Team FN champion shooter Dave Sevigny disagrees with trainers who insist that focusing on your front sight (i.e. putting it on the target) is the be-all, end-all for accurate shooting. Dave reckons that shooters should vary both the speed at which they shoot and their sight picture depending on the distance to the target. Close-in quick shots? Blurry sight picture. Distance shot? Look for the gap on either side of the front sight. Practice both sight pictures so you have both available. (There is a third picture but if he told you he’d have to kill you.) The trick . . .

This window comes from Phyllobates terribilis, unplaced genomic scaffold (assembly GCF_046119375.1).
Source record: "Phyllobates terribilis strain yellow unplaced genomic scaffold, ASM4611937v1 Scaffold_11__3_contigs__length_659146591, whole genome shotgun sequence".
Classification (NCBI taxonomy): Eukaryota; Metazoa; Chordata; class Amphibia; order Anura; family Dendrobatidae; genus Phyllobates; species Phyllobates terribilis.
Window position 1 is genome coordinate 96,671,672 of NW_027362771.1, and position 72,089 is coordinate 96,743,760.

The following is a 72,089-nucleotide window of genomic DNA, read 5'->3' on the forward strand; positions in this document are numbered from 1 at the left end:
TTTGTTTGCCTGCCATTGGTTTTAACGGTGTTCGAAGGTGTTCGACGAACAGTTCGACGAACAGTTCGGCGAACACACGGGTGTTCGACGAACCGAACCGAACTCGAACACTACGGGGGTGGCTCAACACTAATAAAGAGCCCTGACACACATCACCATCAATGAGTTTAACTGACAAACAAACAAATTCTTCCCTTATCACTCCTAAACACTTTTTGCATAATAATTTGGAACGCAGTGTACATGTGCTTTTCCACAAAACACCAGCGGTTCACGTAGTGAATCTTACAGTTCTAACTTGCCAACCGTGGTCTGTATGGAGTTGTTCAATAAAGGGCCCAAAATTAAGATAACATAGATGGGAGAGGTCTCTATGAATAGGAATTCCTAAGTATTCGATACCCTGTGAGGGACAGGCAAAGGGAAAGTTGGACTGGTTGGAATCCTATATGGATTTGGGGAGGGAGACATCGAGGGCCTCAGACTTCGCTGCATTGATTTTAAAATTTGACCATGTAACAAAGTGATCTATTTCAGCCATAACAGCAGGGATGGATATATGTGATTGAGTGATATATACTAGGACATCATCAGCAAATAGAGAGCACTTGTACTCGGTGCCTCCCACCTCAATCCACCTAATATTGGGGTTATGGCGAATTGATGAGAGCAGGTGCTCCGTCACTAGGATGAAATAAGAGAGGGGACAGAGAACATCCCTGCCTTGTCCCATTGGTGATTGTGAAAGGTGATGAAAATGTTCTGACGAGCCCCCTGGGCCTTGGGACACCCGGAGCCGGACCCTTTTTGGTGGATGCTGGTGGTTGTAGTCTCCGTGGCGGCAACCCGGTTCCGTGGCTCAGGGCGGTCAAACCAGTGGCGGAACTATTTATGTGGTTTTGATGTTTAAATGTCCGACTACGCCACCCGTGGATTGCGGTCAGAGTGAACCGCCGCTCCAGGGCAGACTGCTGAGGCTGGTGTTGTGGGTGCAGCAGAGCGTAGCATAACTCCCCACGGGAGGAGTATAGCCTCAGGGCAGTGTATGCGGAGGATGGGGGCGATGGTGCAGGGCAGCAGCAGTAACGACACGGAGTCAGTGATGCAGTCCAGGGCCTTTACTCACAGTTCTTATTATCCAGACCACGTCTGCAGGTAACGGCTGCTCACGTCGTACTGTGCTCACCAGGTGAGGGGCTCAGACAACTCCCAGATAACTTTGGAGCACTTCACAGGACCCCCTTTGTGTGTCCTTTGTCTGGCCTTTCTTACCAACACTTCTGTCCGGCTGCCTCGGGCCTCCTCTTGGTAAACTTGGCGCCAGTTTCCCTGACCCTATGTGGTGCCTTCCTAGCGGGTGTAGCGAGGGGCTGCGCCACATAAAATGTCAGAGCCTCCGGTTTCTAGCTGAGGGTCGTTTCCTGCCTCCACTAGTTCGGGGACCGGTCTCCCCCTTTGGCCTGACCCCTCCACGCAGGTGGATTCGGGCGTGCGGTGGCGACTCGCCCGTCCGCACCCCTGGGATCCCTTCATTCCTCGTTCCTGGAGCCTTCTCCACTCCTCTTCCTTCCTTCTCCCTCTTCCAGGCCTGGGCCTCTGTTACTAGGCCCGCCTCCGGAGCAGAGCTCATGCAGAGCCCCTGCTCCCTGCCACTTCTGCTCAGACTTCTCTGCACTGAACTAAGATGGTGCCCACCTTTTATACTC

don’t let adrenalin dictate your sight picture when ballistic push comes to shove. ‘Cause if you do, you will point shoot. Which isn’t terrible, but can lead to stray bullets (all of which have a lawyer attached). The trick to mastering that: square range training, competitive shooting and/or force-on-force training.
Oh, and Dave’s FN’s sights have a huge gap between the rear sights – so he can see air on either side of the front sight when he’s on target. I wonder why all sights aren’t like that . . .